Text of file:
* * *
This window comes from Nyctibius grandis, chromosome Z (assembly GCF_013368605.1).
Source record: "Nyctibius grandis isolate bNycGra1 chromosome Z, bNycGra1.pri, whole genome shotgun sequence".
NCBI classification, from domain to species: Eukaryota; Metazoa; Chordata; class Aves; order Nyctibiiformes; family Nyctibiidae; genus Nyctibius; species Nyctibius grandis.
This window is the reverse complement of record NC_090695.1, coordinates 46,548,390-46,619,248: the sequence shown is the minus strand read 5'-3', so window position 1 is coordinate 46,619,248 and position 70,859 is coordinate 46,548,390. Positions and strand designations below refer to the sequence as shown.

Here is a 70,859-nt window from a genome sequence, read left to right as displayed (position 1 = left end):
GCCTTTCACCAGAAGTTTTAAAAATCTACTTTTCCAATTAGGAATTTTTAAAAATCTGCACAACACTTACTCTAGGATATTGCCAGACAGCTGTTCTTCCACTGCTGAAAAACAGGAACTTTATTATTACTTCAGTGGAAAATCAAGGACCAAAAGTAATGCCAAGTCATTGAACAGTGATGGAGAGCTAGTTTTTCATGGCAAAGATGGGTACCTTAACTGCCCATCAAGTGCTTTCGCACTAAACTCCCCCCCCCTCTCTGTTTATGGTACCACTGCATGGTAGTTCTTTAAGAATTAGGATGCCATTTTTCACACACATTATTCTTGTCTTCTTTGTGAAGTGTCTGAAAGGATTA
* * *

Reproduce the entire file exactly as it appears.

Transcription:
This window comes from Nyctibius grandis, chromosome Z (assembly GCF_013368605.1).
Source record: "Nyctibius grandis isolate bNycGra1 chromosome Z, bNycGra1.pri, whole genome shotgun sequence".
NCBI classification, from domain to species: Eukaryota; Metazoa; Chordata; class Aves; order Nyctibiiformes; family Nyctibiidae; genus Nyctibius; species Nyctibius grandis.
This window is the reverse complement of record NC_090695.1, coordinates 46,548,390-46,619,248: the sequence shown is the minus strand read 5'-3', so window position 1 is coordinate 46,619,248 and position 70,859 is coordinate 46,548,390. Positions and strand designations below refer to the sequence as shown.

Here is a 70,859-nt window from a genome sequence, read left to right as displayed (position 1 = left end):
GCCTTTCACCAGAAGTTTTAAAAATCTACTTTTCCAATTAGGAATTTTTAAAAATCTGCACAACACTTACTCTAGGATATTGCCAGACAGCTGTTCTTCCACTGCTGAAAAACAGGAACTTTATTATTACTTCAGTGGAAAATCAAGGACCAAAAGTAATGCCAAGTCATTGAACAGTGATGGAGAGCTAGTTTTTCATGGCAAAGATGGGTACCTTAACTGCCCATCAAGTGCTTTCGCACTAAACTCCCCCCCCCTCTCTGTTTATGGTACCACTGCATGGTAGTTCTTTAAGAATTAGGATGCCATTTTTCACACACATTATTCTTGTCTTCTTTGTGAAGTGTCTGAAAGGATTA